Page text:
Addiction can become a cancerous condition for the individuals suffering from it and their family. When we talk about ‘family’ in this context, it doesn’t necessarily have to mean their immediate family of parents, siblings, spouses, and kids. For some, the people they call ‘family’ aren’t even related to them by blood. To them, it might just mean the people with the most substantial emotional ties.
Hence, if you know anyone with a substance addiction condition, evaluate how closely knitted you are to such an individual. You might also have to talk to them to see if you’re in the best position to help. This would help you know your stance better.
Now that we’ve gotten that out of the way, we’ll be discussing the various ways you, as a family member to an addicted individual, could help them recover. We’ll also discuss family members’ multiple roles in such people’s lives and how to help them. This is an essential read for you if you have a loved one suffering from an addiction.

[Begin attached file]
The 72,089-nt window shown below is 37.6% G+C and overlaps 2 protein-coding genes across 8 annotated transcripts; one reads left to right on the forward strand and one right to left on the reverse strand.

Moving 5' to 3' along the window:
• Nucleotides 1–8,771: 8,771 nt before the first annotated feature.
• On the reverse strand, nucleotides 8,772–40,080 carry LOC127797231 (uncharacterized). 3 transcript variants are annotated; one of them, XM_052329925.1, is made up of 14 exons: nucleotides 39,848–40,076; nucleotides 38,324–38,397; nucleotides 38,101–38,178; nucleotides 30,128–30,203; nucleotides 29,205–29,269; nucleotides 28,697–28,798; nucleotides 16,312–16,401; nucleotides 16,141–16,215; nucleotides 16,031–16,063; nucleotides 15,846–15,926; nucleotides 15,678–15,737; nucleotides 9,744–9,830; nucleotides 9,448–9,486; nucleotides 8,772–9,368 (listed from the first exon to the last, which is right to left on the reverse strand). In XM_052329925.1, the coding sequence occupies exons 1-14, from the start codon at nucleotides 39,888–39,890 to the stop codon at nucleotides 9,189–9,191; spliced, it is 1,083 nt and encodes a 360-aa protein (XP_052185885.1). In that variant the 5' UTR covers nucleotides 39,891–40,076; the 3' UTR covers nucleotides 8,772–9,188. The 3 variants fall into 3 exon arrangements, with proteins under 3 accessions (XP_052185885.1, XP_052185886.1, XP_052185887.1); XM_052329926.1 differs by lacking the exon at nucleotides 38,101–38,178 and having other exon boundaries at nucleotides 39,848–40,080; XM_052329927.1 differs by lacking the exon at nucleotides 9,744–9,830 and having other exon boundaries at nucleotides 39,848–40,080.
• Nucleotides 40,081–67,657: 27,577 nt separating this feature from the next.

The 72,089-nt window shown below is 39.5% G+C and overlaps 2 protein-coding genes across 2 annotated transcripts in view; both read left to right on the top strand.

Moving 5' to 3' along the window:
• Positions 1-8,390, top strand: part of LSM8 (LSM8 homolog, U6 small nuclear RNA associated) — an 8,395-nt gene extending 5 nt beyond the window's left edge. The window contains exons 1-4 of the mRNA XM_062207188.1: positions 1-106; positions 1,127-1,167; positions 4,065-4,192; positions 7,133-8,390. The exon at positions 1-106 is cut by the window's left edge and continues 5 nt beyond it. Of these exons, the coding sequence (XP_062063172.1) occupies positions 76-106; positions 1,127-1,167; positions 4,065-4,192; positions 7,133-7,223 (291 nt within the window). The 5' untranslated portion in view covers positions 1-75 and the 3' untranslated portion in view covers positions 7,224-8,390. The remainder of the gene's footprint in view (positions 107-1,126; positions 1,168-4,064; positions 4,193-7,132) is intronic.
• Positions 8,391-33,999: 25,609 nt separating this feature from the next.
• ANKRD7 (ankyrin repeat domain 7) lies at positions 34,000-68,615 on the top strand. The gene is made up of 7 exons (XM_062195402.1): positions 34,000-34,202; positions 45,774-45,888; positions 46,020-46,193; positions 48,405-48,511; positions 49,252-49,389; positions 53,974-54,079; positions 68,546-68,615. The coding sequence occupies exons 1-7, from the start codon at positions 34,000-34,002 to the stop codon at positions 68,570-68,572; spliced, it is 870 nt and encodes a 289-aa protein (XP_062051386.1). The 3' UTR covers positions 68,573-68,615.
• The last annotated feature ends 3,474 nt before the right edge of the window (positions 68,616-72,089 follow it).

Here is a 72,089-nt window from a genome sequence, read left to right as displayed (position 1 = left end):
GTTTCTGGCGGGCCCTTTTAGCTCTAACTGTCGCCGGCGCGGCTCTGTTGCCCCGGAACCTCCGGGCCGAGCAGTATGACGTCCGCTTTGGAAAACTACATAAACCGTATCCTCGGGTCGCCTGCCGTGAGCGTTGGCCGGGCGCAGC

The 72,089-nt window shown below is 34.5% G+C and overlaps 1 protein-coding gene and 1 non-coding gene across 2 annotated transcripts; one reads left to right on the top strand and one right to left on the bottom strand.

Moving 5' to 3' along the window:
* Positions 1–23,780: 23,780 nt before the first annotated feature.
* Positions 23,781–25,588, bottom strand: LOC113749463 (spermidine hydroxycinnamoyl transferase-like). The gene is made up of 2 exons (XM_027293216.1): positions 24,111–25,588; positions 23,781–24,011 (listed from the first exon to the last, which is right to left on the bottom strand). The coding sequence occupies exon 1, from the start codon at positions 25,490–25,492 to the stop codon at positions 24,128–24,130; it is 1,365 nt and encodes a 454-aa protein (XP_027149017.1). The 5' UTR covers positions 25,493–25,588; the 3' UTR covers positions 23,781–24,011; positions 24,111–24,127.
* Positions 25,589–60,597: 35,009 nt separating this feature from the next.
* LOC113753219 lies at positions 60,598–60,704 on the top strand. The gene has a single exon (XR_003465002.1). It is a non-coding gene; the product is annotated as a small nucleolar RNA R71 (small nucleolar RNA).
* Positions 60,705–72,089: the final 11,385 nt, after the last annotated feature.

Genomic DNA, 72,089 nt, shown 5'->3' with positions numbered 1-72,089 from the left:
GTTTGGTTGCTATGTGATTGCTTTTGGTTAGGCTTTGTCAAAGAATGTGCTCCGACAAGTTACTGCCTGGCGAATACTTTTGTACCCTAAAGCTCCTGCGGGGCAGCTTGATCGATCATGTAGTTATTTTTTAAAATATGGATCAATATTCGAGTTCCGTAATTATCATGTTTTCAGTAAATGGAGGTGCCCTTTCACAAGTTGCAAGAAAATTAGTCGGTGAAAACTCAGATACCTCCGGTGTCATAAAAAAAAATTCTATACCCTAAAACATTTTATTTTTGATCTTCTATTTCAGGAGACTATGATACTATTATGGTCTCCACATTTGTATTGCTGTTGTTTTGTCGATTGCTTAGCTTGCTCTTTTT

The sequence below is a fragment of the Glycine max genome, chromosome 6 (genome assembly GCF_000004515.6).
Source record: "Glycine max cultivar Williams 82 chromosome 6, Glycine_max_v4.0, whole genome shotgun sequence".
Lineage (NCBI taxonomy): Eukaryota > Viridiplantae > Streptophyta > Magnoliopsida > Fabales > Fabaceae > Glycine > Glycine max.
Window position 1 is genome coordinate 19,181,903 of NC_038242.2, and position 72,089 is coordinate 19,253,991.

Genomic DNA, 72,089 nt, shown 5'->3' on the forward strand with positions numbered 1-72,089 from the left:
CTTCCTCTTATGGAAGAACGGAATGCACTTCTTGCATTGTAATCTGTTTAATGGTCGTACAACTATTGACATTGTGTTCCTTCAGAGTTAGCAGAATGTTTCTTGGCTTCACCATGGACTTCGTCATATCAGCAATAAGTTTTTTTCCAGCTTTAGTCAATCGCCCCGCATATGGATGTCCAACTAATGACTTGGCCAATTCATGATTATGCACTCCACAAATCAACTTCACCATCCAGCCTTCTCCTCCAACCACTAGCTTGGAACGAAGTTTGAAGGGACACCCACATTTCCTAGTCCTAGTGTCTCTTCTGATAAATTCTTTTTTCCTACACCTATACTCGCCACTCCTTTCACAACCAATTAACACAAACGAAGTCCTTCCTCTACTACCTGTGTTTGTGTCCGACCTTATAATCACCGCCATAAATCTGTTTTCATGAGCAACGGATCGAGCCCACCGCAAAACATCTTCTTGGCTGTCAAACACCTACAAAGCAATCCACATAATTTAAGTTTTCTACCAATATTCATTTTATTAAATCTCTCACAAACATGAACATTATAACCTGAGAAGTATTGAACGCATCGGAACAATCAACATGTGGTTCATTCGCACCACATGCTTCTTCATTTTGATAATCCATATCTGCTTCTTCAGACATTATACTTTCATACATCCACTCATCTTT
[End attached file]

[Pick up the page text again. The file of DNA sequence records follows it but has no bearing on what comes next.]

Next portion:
CFC Recovery is an addiction recovery non-profit in New Jersey. Contact us today to learn more about how our program can help you or a loved one.
How Addiction Impacts Families
Families are many individuals’ primary source of care and nurturing. Hence, if an individual gets addicted to a particular substance, their family feels the brunt of the consequences. This would usually lead to problems such as economic hardships, emotional distress, etc.
It is even more dangerous when the addicted individual is a parent or caregiver in the family. This could lead to neglect for the kids and leave them at risk of picking up the same habits. However, this scenario is quite common. In the USA, statistics show that over 8 million children live with at least one adult with a substance use disorder. Sadly, many of these kids are younger than five years. These kids could end up with damaged childhoods, which could encourage them to pick up these habits.